Now, the president, in remarks here at the White House last night, warned that Donald Trump poses a threat to American democracy. He said that this Supreme Court ruling fundamentally impacts the power of the presidency and said it would embolden Trump to do whatever he pleases whenever he wants. The president said that voters should look at this ruling and dissent at the ballot box in November.

At the same time, the Biden campaign is also seizing on Trump's legal team, indicating that they want to challenge the verdict in that hush money trial after this immunity ruling.

A campaign spokesperson saying, "Today's decision is an affront to the rule of law and the very ideals our country was built on. But it has nothing to do with Donald Trump being convicted of 34 felonies for paying hush money to a porn star and then breaking the law to cover it up."


It comes as the Biden campaign is looking for some type of reset. The president really trying to turn the focus -- refocus the campaign debate around Donald Trump and the threat that he poses to democracy instead of having everything focused on himself after that bad debate performance last Thursday.

Now, it comes as the Biden campaign, behind the scenes, has been working the phone trying to ease concerns of many anxious Democrats. Something that Biden's team has been hearing from allies is they want to see President Biden out there doing more non-scripted moments. Things like news conferences or town halls.

We know senior advisers are considering the possibility that Biden could hold a major interview, but no final decision has been made.

But clearly, the Biden campaign is looking for ways to try to reset the conversation at this moment. That is part of what they're hoping with that -- those remarks from last night.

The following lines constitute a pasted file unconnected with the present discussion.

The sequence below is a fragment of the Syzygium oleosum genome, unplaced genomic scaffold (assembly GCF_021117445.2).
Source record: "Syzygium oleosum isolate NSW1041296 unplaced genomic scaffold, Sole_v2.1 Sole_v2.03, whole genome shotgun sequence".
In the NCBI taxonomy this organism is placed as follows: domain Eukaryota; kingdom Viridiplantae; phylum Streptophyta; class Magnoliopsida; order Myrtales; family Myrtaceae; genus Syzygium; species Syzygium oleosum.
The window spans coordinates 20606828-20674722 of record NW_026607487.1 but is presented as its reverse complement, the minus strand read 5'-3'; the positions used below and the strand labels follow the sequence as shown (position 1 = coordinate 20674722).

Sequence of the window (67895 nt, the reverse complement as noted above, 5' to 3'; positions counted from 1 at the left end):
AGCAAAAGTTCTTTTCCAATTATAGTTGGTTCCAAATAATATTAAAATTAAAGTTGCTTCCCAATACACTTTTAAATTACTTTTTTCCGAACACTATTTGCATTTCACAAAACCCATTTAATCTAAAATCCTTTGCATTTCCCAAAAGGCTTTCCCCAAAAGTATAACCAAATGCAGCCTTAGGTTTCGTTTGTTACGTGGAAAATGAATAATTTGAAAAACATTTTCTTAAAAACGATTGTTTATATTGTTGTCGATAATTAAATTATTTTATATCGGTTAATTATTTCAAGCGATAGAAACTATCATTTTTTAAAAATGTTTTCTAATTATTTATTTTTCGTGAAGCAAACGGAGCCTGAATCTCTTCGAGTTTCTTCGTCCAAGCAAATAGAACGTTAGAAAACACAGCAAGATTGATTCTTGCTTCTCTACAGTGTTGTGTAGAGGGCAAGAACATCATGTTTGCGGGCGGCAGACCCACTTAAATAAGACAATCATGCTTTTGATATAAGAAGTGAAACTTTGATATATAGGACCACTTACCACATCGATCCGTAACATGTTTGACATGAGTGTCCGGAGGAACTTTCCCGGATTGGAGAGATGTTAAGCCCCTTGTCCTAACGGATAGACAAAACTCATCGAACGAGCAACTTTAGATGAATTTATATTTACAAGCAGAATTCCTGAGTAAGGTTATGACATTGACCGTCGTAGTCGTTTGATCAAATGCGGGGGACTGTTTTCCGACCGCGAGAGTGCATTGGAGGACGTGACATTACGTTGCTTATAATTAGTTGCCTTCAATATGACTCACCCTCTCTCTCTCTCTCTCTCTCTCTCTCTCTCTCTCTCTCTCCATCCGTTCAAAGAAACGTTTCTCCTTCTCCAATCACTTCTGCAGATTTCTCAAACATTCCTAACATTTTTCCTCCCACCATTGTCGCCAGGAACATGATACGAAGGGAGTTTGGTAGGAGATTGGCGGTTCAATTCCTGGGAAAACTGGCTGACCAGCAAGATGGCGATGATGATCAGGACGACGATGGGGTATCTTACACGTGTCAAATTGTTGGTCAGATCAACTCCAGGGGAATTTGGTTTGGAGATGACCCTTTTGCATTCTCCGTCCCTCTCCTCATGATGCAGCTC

I'll also note they do have that one bright spot when it comes to fundraising, raising $127 million in June and ending the month with $240 million cash on hand. That's important because that will help them buy advertisements, open campaign offices, and hire more organizers.

But still, many questions loom for President Biden and his campaign about the path forward at a time when many Democrats are anxious about what it would mean to keep Biden at the top of the ticket in November.


Good to see you, Arlette. Thank you so much -- John.

JOHN BERMAN, CNN ANCHOR: All right, with us now, Jason Osborne, former senior adviser to the Trump campaign in 2016. And CNN political commentator Paul Begala.

Paul, I do want to start with you because of new comments from Congressman Mike Quigley, Democrat from Illinois. We just heard from Arlette about how the Biden campaign is trying to calm nerves among the Democratic Party. I'm not sure it's working with Congressman Quigley.

He just told CNN, "What I'm stressing is it has to be his decision -- Biden's decisions. But we have to be honest with ourselves that it wasn't just a horrible night, but I won't go beyond that out of my respect and understanding for President Joe Biden, a very proud person who has served us extraordinarily well for 50 years. I just want him to appreciate at this time just how much of an impact not just on his race but on all the other races coming in November."

"It wasn't just one horrible night," Congressman Quigley says, and he admits to biting his tongue there.

What do you read into that?

PAUL BEGALA, CNN POLITICAL COMMENTATOR (via Webex by Cisco): Oh, I don't have to read anything into it. I've not talked to Congressman Quigley, but I've talked to a lot of politicians and a lot of members -- Democrats, of course -- and that's what they're saying.

I think the key moment -- the peril of this debate collapse for Biden is not over. The key moments are going to be as we head into this Fourth of July weekend. Every member is going home. They're all going to march in their terrific community Fourth of July parades. What they hear from their fellow Democrats in their districts is going

to matter a lot. Maybe they will hear hey, he's a great guy. Stick by Joe. Don't stab him in the back. He delivered us from Trump. He can win.

But maybe they're going to hear more like Mike Quigley is saying. Look, it wasn't just a bad night. It was a collapse. And we've got to get a new candidate.

That -- they will come back after this Fourth of July and you're going to hear. And I think that's when this thing, one way or the other, is going to be resolved.